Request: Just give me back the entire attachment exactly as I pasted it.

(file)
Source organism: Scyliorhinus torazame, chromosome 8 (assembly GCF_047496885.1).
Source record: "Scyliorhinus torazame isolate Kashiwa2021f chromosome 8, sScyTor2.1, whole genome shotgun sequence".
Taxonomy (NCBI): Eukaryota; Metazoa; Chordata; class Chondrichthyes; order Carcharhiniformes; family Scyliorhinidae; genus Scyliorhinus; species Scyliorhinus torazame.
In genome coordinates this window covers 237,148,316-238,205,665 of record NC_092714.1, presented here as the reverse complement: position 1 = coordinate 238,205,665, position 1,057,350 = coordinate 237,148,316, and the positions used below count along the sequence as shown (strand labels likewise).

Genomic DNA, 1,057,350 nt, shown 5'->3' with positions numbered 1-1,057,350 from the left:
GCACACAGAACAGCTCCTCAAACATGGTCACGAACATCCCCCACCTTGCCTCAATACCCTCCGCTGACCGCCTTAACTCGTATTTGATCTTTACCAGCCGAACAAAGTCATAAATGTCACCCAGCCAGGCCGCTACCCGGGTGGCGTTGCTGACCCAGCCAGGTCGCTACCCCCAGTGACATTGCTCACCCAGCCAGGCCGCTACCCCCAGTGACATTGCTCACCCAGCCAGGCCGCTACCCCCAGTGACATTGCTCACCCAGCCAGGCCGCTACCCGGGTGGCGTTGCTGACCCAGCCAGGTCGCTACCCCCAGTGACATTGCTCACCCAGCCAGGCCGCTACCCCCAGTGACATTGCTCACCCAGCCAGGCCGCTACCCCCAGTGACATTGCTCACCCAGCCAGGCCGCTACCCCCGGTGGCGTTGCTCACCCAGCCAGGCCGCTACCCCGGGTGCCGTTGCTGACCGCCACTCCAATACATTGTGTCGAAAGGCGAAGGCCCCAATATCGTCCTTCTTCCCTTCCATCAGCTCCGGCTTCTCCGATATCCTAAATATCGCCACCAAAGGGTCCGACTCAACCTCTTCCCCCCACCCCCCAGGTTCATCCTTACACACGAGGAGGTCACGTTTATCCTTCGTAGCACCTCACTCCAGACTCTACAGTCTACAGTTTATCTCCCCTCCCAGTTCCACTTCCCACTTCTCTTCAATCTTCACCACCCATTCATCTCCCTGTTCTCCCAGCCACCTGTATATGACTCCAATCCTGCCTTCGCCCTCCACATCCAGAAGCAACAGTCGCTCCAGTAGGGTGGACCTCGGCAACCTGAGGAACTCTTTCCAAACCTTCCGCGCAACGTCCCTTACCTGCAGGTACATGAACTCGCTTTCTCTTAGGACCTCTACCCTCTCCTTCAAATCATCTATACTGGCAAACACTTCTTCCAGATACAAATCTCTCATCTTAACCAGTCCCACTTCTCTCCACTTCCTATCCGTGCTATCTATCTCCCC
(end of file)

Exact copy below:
Source organism: Scyliorhinus torazame, chromosome 8 (assembly GCF_047496885.1).
Source record: "Scyliorhinus torazame isolate Kashiwa2021f chromosome 8, sScyTor2.1, whole genome shotgun sequence".
Taxonomy (NCBI): Eukaryota; Metazoa; Chordata; class Chondrichthyes; order Carcharhiniformes; family Scyliorhinidae; genus Scyliorhinus; species Scyliorhinus torazame.
In genome coordinates this window covers 237,148,316-238,205,665 of record NC_092714.1, presented here as the reverse complement: position 1 = coordinate 238,205,665, position 1,057,350 = coordinate 237,148,316, and the positions used below count along the sequence as shown (strand labels likewise).

Genomic DNA, 1,057,350 nt, shown 5'->3' with positions numbered 1-1,057,350 from the left:
GCACACAGAACAGCTCCTCAAACATGGTCACGAACATCCCCCACCTTGCCTCAATACCCTCCGCTGACCGCCTTAACTCGTATTTGATCTTTACCAGCCGAACAAAGTCATAAATGTCACCCAGCCAGGCCGCTACCCGGGTGGCGTTGCTGACCCAGCCAGGTCGCTACCCCCAGTGACATTGCTCACCCAGCCAGGCCGCTACCCCCAGTGACATTGCTCACCCAGCCAGGCCGCTACCCCCAGTGACATTGCTCACCCAGCCAGGCCGCTACCCGGGTGGCGTTGCTGACCCAGCCAGGTCGCTACCCCCAGTGACATTGCTCACCCAGCCAGGCCGCTACCCCCAGTGACATTGCTCACCCAGCCAGGCCGCTACCCCCAGTGACATTGCTCACCCAGCCAGGCCGCTACCCCCGGTGGCGTTGCTCACCCAGCCAGGCCGCTACCCCGGGTGCCGTTGCTGACCGCCACTCCAATACATTGTGTCGAAAGGCGAAGGCCCCAATATCGTCCTTCTTCCCTTCCATCAGCTCCGGCTTCTCCGATATCCTAAATATCGCCACCAAAGGGTCCGACTCAACCTCTTCCCCCCACCCCCCAGGTTCATCCTTACACACGAGGAGGTCACGTTTATCCTTCGTAGCACCTCACTCCAGACTCTACAGTCTACAGTTTATCTCCCCTCCCAGTTCCACTTCCCACTTCTCTTCAATCTTCACCACCCATTCATCTCCCTGTTCTCCCAGCCACCTGTATATGACTCCAATCCTGCCTTCGCCCTCCACATCCAGAAGCAACAGTCGCTCCAGTAGGGTGGACCTCGGCAACCTGAGGAACTCTTTCCAAACCTTCCGCGCAACGTCCCTTACCTGCAGGTACATGAACTCGCTTTCTCTTAGGACCTCTACCCTCTCCTTCAAATCATCTATACTGGCAAACACTTCTTCCAGATACAAATCTCTCATCTTAACCAGTCCCACTTCTCTCCACTTCCTATCCGTGCTATCTATCTCCCC